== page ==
EMOTIONS ran high at a packed-out planning meeting which saw councillors approve plans to allow the historic Newby Wiske Hall to be turned into children's activity centre.

Cries of frustration and comments of “disgrace” and “disgusting” greeted the decision made in favour of PGL by Hambleton District Council’s planning committee on Thursday.

In a break with usual protocol, the morning meeting was held at the Solberge Hall Hotel to enable more members of the public to attend.

The extra capacity was certainly needed as 150-plus people arrived to witness the process which began with a 45-minute-long presentation of the plans.

These include an extension to the lake to enable children to take part in rafting, kayaking and canoeing, an outdoor games area with climbing walls and rope courses and alterations to the Grade II listed property.

Objectors to the scheme say that the additional noise and coach traffic generated by the centre would have an unacceptable impact on residents’ lives.

Noise was a theme throughout the meeting and a recording was played to the committee of children using a giant swing at an existing PGL centre.

The children’s recorded screams of delight were greeted by murmurs of dissent from the public at the meeting.

Speaking on behalf of the local parish councils, town planner Richard Clark said that Newby Wiske Hall was the central focus of the village as a conservation area.

He said that the centre would have a “significant impact” on the quality of life of nearby residents and urged the council to reject the application and consider more suitable proposals for the site.

Traffic was also an issue for objectors, with concerns raised over the ability of the surrounding rural roads to cope with up to 40 coaches a day at peak times being called into question.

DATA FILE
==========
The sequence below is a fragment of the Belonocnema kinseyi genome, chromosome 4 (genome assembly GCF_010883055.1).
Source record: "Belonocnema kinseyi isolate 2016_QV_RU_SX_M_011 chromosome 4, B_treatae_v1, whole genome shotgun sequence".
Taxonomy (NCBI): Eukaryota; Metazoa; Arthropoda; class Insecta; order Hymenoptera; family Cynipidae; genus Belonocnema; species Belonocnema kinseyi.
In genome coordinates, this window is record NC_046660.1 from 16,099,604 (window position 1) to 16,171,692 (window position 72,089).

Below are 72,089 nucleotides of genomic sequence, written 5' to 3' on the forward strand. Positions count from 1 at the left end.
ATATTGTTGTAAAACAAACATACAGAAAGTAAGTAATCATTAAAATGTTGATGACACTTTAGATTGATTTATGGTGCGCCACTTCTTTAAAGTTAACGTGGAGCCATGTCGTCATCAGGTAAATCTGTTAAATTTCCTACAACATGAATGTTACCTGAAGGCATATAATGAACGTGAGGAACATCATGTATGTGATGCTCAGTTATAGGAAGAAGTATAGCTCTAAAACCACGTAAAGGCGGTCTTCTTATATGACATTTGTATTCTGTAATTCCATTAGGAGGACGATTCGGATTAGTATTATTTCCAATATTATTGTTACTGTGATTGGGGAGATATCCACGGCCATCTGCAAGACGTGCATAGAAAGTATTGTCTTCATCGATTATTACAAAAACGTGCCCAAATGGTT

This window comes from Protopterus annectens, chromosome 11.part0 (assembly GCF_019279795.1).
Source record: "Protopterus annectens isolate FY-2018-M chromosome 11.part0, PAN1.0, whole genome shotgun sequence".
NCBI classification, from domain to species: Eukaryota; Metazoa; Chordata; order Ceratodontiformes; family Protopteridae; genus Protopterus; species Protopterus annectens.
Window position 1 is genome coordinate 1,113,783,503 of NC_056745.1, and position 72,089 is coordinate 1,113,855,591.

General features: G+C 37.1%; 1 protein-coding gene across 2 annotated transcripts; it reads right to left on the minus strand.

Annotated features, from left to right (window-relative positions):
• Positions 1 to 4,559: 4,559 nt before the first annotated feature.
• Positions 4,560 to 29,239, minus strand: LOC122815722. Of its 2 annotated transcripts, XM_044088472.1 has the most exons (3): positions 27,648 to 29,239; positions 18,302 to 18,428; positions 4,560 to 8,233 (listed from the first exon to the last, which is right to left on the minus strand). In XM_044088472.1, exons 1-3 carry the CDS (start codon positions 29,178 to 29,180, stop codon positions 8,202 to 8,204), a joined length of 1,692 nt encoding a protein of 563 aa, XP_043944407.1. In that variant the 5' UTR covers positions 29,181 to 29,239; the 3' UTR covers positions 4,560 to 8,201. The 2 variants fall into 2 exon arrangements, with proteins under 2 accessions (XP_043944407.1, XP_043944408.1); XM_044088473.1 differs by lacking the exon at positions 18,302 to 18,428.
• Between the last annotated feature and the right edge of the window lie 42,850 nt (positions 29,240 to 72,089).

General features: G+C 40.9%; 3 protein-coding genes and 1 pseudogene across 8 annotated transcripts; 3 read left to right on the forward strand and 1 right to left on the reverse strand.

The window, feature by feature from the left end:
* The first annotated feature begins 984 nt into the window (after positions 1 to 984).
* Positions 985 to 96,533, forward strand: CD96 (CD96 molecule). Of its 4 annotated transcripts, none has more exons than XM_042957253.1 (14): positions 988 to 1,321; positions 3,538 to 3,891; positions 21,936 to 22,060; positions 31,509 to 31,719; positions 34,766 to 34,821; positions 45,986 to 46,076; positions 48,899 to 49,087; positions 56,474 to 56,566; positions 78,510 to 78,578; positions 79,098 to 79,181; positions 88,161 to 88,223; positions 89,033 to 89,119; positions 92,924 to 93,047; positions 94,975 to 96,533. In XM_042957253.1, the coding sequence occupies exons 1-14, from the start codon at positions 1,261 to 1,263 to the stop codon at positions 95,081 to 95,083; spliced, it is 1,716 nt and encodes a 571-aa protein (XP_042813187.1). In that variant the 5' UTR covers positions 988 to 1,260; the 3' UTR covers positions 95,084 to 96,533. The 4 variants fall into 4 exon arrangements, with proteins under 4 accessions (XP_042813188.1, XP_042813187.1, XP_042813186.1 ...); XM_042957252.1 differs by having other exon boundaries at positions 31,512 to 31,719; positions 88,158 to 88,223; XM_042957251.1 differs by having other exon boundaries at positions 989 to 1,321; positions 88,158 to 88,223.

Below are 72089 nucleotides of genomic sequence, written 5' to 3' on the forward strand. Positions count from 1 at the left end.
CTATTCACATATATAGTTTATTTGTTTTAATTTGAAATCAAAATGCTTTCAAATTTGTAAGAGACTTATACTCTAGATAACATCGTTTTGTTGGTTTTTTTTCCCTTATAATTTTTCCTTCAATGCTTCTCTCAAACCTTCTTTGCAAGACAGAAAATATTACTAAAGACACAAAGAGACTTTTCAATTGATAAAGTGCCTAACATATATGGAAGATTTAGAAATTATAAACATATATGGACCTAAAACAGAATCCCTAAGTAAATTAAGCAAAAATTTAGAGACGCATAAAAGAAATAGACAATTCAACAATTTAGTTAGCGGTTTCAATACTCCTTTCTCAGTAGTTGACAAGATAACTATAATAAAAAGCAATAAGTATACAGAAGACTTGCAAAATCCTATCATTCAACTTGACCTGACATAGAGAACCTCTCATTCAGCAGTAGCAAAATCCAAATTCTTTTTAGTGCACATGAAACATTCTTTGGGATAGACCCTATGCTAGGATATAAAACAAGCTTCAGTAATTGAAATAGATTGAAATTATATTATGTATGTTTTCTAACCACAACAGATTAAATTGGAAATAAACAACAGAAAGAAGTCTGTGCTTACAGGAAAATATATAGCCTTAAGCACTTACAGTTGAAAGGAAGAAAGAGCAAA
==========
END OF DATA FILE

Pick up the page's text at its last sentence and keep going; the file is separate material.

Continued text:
PGL’s operations director Richard Sanders pointed out the benefits that the centre would bring to the area.

He said that it represented “a great opportunity” for North Yorkshire youngsters to experience the excitement of the activities and that the complex would create around 100 new jobs.

Mr Sanders said that PGL had 25 sites across the UK and always worked hard to ensure that it was a good neighbour.

Cllr Brian Phillips said that he could not support the application and he was the first councillor to recommend its refusal due to the effect it will have on residents’ lives.

His proposal was echoed by several other councillors.

An officers’ report to the committee stated that 221 objections were lodged against the plans, with seven submissions in support.

Environmental Health officers noted concerns over the possible noise disturbance to nearby residents and suggested a Noise Management Plan should be made a condition of planning approval.

However the Environmental Health officers' report conceded that the absence of the multi-use pitches and camping area from the scheme and the re-positioning of the sports area further from the nearest houses were positive changes in terms of noise from the development impacting on residents.

The Highway Authority said it was satisfied the proposals would raise no highway safety issues, but suggested a number of planning conditions.

Newby Wiske Hall had been the home to North Yorkshire Police for some 40 years but the region's Police and Crime Commissioner, Julia Mulligan, first pledged to move the force from the stately home in 2012.

When the sale was announced in March she said she ‘warmly welcomed’ PGL to the site, adding: “We had quite a few offers on the hall and after careful consideration I have chosen a buyer who will work sympathetically with the building, have minimal impact on the environment and, I believe, be a very good neighbour.”